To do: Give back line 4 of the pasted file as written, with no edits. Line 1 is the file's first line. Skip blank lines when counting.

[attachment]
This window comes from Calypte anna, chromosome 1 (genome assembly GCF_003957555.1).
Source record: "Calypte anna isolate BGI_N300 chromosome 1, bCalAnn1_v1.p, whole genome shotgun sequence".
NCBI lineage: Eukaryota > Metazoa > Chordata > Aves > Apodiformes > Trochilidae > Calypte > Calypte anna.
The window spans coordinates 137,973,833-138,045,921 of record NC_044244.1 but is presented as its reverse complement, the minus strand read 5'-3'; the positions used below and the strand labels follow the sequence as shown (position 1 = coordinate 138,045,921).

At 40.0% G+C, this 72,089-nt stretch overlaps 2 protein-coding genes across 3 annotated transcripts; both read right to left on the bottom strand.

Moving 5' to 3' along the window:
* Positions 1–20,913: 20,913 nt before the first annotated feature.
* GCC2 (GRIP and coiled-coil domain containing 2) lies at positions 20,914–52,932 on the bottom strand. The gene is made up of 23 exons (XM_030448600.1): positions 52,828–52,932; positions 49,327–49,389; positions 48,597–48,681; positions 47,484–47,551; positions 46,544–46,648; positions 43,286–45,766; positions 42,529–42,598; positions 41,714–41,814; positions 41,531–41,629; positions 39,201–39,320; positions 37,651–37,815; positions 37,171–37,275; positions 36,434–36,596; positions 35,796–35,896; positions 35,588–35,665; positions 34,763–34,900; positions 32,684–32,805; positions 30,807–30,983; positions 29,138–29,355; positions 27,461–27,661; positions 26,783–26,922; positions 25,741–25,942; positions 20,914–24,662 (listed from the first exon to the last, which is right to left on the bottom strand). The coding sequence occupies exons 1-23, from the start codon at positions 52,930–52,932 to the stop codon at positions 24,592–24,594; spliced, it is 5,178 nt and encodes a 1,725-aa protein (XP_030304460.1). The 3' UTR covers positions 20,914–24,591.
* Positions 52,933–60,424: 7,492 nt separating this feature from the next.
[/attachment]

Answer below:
The window spans coordinates 137,973,833-138,045,921 of record NC_044244.1 but is presented as its reverse complement, the minus strand read 5'-3'; the positions used below and the strand labels follow the sequence as shown (position 1 = coordinate 138,045,921).